All too often we’ll be disappointed by what we see. We’ll be driving through great scenery and thriving communities, but both will be blighted by the scourge of our national shame – litter. Whilst poor local environmental quality can manifest itself in a range of ways, through graffiti, dog fouling, flytipping and general disrespect for our surroundings, I guarantee you that it will be our continuing blight of roadside litter that will most obviously shame us all.
It does so because there is something especially clinical and disrespectful about choosing roll down the window and throw litter out. It seems so easy – one act that both cleans our car and trashes the environment for those in a place we have already left behind. It’s a national embarrassment that Keep Scotland Beautiful is committed to fixing, but it needs action from us all.
First, we need to recognise the sheer scale of the problem. With almost 83 per cent of roadsides blighted by litter, it is no surprise that over 50 tonnes of litter are collected every month from motorways alone. A shocking 112 bottles and cans are to be found on the average mile of Scottish road network, and half of all roadsides are littered by disposable cups and cigarette butts.
Those statistics make for sobering reading, and they demonstrate that this blight is caused by consumption on the move – and a disgusting disrespect for our country.
Given that problem, it is also no surprise that so many of those with a direct interest stand shoulder to shoulder with us in determined effort to fix the problem. Household names like AG Barr, Coca-Cola, Red Bull, Lucozade Ribena Suntory, Britvic and McDonald’s recognise the crucial part that manufacturers and retailers have to play, and we’re proud to have them join us in our campaign to end roadside litter. They recognise their corporate obligation, but join us in highlighting the steps that we can all take to eliminate the problem.
It’s a simple message – give your litter a lift. Take it home.
Recognise the impact that carelessly discarding litter has on the environment for everyone. The impact takes many forms – it costs us all a fortune to clear up, and is acknowledged as having a tangible, and negative impact on our health and wellbeing. It costs our economy dear as visitor numbers are constrained by our continuing disrespect, and the environmental impact is real and ongoing. Given all that negative impact, it is only right that our roadside campaign has developed so many varied initiatives to encourage us all to do the right thing.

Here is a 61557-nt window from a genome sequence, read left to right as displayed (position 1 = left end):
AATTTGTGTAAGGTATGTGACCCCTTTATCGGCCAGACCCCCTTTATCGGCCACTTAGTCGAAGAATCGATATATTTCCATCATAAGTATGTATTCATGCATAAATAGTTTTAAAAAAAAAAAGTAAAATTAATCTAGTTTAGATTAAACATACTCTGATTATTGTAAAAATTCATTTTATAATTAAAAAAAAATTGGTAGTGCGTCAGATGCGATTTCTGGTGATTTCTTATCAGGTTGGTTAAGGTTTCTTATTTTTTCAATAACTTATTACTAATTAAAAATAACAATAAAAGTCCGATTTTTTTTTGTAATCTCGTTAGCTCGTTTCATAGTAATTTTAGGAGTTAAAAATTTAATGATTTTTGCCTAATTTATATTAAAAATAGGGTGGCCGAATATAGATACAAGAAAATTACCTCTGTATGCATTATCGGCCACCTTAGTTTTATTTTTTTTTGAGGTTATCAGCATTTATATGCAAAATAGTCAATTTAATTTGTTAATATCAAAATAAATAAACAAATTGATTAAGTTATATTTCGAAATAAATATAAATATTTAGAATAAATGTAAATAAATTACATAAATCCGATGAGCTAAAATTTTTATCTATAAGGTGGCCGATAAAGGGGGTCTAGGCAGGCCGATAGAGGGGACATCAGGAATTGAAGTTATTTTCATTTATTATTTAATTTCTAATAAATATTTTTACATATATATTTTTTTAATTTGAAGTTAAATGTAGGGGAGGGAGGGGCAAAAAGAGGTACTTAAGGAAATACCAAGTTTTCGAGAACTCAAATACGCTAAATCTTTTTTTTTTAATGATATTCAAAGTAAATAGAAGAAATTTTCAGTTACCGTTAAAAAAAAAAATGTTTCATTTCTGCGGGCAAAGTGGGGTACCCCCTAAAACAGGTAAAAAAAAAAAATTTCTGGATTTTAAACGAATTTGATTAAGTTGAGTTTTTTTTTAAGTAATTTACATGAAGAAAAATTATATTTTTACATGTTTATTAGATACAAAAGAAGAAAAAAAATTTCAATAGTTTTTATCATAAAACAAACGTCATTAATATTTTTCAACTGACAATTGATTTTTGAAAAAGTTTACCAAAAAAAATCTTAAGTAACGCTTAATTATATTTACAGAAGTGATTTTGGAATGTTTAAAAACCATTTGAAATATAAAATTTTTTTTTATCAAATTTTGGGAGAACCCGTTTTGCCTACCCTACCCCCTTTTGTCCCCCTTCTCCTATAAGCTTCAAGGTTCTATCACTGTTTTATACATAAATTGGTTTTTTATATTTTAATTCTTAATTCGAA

We’ve worked with the National Trust for Scotland to provide portable ashtrays and materials at visitor centres; with our partners at the Forge and Gretna Gateway shopping centres and also McDonald’s to raise awareness and assess the impact of roadside litter on public perception. Also, because our carelessness on land inevitably impacts negatively on our seas, waterways and oceans, we’ve welcomed the support of Caledonian MacBrayne and Scottish Canals to continue our fight and at the coast.
When it comes to considering the journey into the new year ahead, let’s all think carefully about what part we can play in finding a solution. When over 80 per cent of us have seen someone discarding litter from their car in the last three months, we can all be part of the solution. We need to create the same culture of complete revulsion that is being applied to dog fouling which is starting to gradually reduce the scale of that problem.
Imagine the difference that can be made by reducing our consumption of that which is too often thrown away. A reusable cup in every car would cut significantly the resources used in that mid-journey tea and coffee. Let’s all look for ways that we can responsibly recycle our waste, but most of all – at Christmas time and all year round – let’s end the shameful abuse of our countryside and streetscapes and take our journey’s rubbish home.
This holiday season, let’s make throwing litter from your car as unacceptable as drink driving, and we’ll reap the benefits all year round.
Derek Robertson is chief executive of Keep Scotland Beautiful